A former top-level kart driver, Joakim Ward has diversified his activities since the creation of his company in 1991. In particular, he manages the import and distribution of several brands in Sweden and neighbouring countries and has developed his own range of rental karts. At the same time, the Ward Racing team occupies a first-class position on the international scene. It is one of the big private teams capable of competing with the factory teams, winning on numerous occasions in international classes. On the occasion of an interview conducted during the penultimate week of May 2020, Joakim Ward discusses the unique situation in Sweden in the face of the COVID-19 pandemic and the consequences of this exceptional situation on karting and its economy.
Joakim, how are you coping with the spread of the virus in Sweden?
As far as my family and friends are concerned, everything is fine. We are taking all the necessary precautions and following the government's recommendations regarding physical distancing. In our country, we believe that people need to think for themselves to be able to behave in the right way. For example, it is recommended not to travel more than two hours from home. But there is no real ban. In Sweden, masks and gloves are not widely worn, except in large cities. Distancing is more commonly practised. I would say that about 95% of the population complies with this rule.
Nevertheless, activity in the country has slowed down considerably since March. Most shops remained open, but many businesses are facing bankruptcy. The government is trying to help by ensuring that labour costs are reduced, but there is no direct financial assistance. With virtually no cash flow in some sectors and still having to pay expenses, life is very difficult.
Have you noticed any improvement recently?
Yes, I certainly have. The situation is improving day by day all over the country. In my case, I'm fortunate enough to have other activities besides racing and that makes me more able to withstand difficult times. The fact that we are able to maintain even a small amount of business activity enables us to hold our own. It is very satisfying to be able to work with our Swedish customers on a daily basis, who are very understanding. We can, therefore, cope with our main concern, which is to try to keep our heads above water and ensure a minimum turnover in order to be able to pay the rent and bills for the shop and the premises.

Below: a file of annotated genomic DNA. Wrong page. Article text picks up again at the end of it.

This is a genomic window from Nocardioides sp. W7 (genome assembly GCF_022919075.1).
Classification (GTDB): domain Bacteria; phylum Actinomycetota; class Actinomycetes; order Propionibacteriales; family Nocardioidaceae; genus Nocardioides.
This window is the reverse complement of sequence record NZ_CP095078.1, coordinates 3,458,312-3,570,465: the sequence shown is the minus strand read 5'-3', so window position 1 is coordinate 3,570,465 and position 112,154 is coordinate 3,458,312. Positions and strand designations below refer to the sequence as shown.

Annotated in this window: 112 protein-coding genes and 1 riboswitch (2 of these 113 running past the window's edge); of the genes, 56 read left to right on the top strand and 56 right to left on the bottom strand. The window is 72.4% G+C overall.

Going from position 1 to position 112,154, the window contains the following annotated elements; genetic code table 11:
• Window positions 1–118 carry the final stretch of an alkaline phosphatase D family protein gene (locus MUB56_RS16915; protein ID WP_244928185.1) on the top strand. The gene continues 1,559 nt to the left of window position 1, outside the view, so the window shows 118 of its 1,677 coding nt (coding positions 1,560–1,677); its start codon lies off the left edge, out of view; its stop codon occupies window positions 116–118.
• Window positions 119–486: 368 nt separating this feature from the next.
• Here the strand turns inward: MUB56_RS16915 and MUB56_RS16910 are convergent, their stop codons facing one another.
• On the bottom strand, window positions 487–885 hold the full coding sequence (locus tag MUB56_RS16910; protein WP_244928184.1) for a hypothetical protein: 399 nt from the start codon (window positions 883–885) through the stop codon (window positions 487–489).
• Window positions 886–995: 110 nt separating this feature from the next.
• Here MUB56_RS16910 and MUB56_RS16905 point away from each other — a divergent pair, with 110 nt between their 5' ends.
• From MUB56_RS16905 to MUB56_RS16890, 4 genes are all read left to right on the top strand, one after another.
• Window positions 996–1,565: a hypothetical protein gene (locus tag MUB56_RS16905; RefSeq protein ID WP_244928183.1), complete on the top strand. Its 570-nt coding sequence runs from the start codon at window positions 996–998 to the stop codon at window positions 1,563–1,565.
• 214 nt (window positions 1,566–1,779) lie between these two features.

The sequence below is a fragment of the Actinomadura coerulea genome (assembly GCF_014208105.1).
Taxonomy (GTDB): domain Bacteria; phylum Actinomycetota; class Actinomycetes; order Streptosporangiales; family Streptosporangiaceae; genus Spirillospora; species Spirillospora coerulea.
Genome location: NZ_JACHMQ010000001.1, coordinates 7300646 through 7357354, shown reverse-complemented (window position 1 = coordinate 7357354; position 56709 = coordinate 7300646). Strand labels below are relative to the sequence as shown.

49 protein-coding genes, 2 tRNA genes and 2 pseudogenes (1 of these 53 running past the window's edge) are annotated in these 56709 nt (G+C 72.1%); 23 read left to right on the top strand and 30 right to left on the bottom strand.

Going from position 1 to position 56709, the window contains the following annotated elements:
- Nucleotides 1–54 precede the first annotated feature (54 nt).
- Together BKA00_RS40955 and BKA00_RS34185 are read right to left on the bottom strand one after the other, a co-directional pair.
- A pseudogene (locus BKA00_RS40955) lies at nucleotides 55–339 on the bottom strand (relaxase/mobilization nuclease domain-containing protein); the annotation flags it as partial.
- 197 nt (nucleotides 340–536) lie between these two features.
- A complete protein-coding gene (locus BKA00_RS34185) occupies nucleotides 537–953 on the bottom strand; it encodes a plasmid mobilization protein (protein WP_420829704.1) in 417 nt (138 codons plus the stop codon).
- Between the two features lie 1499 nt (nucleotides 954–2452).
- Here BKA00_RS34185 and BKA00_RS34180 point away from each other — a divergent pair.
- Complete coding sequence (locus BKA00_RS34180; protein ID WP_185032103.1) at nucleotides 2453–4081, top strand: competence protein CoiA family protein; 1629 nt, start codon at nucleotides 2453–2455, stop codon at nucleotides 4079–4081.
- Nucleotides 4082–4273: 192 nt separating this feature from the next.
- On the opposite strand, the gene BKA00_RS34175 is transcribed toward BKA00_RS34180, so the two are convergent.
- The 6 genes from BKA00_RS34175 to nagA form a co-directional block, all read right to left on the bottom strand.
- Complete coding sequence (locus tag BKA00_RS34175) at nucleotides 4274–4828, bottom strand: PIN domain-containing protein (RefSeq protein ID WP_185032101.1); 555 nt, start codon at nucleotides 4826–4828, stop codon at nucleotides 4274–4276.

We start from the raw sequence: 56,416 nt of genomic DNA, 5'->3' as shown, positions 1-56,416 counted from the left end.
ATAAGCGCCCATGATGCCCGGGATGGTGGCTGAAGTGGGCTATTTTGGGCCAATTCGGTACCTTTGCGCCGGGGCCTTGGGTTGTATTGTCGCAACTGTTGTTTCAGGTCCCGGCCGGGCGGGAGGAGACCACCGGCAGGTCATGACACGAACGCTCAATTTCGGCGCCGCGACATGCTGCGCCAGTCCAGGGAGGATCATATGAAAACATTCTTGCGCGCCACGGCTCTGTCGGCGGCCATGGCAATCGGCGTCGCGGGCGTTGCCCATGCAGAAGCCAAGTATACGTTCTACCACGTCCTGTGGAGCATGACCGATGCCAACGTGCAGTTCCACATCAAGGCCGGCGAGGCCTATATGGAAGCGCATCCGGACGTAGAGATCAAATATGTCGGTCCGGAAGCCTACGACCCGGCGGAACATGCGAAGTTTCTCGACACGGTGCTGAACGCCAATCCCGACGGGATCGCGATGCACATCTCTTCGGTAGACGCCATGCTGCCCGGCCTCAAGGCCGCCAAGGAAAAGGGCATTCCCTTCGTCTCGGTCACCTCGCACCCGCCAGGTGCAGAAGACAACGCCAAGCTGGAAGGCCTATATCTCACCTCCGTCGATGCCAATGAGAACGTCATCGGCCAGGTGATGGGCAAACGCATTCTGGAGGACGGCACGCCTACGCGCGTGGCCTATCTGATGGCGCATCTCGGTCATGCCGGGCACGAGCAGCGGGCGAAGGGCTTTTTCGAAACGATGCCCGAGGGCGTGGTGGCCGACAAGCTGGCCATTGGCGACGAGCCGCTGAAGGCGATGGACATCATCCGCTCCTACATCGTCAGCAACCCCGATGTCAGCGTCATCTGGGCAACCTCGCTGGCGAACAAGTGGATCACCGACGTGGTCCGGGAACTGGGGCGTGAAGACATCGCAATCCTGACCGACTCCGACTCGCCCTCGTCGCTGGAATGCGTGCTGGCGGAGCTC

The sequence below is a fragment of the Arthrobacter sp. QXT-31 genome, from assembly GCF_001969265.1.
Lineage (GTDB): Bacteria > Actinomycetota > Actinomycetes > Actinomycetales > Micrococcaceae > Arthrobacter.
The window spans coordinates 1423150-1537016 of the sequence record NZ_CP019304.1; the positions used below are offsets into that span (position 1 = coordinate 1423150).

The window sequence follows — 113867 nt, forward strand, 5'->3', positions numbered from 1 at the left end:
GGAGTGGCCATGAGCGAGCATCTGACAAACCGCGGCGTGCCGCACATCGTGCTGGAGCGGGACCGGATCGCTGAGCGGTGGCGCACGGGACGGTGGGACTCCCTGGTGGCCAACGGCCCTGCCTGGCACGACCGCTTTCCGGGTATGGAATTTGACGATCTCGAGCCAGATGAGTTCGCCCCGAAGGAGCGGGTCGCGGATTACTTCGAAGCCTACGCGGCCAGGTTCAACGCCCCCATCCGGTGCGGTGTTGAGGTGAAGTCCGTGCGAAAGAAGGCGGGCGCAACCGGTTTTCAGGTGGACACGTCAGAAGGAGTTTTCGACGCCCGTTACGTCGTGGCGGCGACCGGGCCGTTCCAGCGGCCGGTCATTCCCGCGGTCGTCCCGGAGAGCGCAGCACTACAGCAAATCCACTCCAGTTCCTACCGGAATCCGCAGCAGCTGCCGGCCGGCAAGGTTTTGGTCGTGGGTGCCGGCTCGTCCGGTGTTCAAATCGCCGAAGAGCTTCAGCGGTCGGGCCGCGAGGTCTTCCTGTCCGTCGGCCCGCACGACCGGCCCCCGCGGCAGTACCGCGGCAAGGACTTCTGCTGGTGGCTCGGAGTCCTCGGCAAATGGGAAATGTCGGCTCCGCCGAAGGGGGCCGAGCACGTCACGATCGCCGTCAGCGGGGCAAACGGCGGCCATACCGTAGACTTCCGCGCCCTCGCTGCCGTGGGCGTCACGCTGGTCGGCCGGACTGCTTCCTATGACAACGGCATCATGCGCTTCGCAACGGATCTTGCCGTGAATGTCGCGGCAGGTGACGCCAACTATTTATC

How do you view the resumption of competition in your country?
Sweden was probably one of the first countries affected by the epidemic to try to organise karting races again. Two took place in May, in Kristianstad and near Stockholm. Thanks to very strict procedures, it went very well: 25 drivers were in the paddock simultaneously, in five-hour increments. They went home after their races so that the maximum number of people present on the site at any one time never exceeded 50. It's a very good system that enables the drivers to have a lot of practice in a very short time, maybe even more than in a normal competition. Everyone seemed happy to spend less time away from home. It was a very good format. There are going to be other races in this format, but not every weekend, more like once a month.
What do you think about future international races?
I'm more worried because there are a lot more constraints to take into account. I don't think we can envisage organising races before the end of the summer. At the moment, we cannot gather a thousand or more people on a circuit. That's completely outside the government's recommendations.
It's going to be extremely difficult in simple situations that were previously taken for granted that are now becoming very complex. The resumption of racing itself is not very complicated as it involves a driver, a mechanic and some equipment. It's all about the presence of the participants on a track that has to be thought out in advance between all of us. Nevertheless, I remain positive in the sense that we are in the process of learning a lot that we will be able to use to our advantage. This is the most important point to ensure an intelligent restart after this break.
Are you thinking about developments for the future of karting?
There are a lot of ideas going around at the moment on how to make karting better. For my part, I am extremely satisfied with the current technical rules, as far as engines, chassis and tyres are concerned. Over the last few years, everyone has been satisfied with the way international competition has gone, the drivers primarily, which is very important.
The CIK-FIA did very well to postpone the next homologation of the chassis for one year. I think it would be good to do the same for the next homologation concerning the engines scheduled for the end of 2021. It would be a pity to discourage drivers and teams during the recovery phase, with the risk of a transfer of competitors to the single-brand cups which do not have this kind of constraint.
On the other hand, the point that should be improved in international competition is certainly the time spent on the circuits. With the rule that forbids driving on a track ten days before an FIA Karting event, we are penalised by the equipment being stopped for too long. This is very expensive for the drivers and teams who have to stay at the track and wait without being able to drive. By looking for a solution to this problem, we could easily recover a month of activity per year, which would be very beneficial for everyone in a recovery period.